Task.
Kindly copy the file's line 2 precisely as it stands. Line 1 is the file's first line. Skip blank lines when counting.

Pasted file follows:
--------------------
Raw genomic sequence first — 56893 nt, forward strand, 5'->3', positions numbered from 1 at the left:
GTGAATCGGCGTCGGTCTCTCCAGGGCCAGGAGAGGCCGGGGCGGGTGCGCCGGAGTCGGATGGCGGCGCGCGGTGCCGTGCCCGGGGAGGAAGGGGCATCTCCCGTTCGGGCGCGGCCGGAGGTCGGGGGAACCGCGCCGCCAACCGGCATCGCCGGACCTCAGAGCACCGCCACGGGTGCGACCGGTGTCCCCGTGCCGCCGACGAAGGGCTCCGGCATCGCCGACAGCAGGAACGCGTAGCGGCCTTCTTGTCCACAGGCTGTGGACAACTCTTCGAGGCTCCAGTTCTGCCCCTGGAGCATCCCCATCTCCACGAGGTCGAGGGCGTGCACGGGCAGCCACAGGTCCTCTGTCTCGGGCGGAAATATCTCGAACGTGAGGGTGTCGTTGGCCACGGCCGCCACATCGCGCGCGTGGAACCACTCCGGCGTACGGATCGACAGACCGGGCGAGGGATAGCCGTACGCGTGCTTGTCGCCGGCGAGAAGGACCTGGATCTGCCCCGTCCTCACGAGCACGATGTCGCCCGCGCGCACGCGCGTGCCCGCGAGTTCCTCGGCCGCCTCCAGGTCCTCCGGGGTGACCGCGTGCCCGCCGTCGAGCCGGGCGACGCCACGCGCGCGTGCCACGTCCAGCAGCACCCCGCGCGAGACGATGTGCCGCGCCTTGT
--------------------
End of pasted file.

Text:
GTGAATCGGCGTCGGTCTCTCCAGGGCCAGGAGAGGCCGGGGCGGGTGCGCCGGAGTCGGATGGCGGCGCGCGGTGCCGTGCCCGGGGAGGAAGGGGCATCTCCCGTTCGGGCGCGGCCGGAGGTCGGGGGAACCGCGCCGCCAACCGGCATCGCCGGACCTCAGAGCACCGCCACGGGTGCGACCGGTGTCCCCGTGCCGCCGACGAAGGGCTCCGGCATCGCCGACAGCAGGAACGCGTAGCGGCCTTCTTGTCCACAGGCTGTGGACAACTCTTCGAGGCTCCAGTTCTGCCCCTGGAGCATCCCCATCTCCACGAGGTCGAGGGCGTGCACGGGCAGCCACAGGTCCTCTGTCTCGGGCGGAAATATCTCGAACGTGAGGGTGTCGTTGGCCACGGCCGCCACATCGCGCGCGTGGAACCACTCCGGCGTACGGATCGACAGACCGGGCGAGGGATAGCCGTACGCGTGCTTGTCGCCGGCGAGAAGGACCTGGATCTGCCCCGTCCTCACGAGCACGATGTCGCCCGCGCGCACGCGCGTGCCCGCGAGTTCCTCGGCCGCCTCCAGGTCCTCCGGGGTGACCGCGTGCCCGCCGTCGAGCCGGGCGACGCCACGCGCGCGTGCCACGTCCAGCAGCACCCCGCGCGAGACGATGTGCCGCGCCTTGT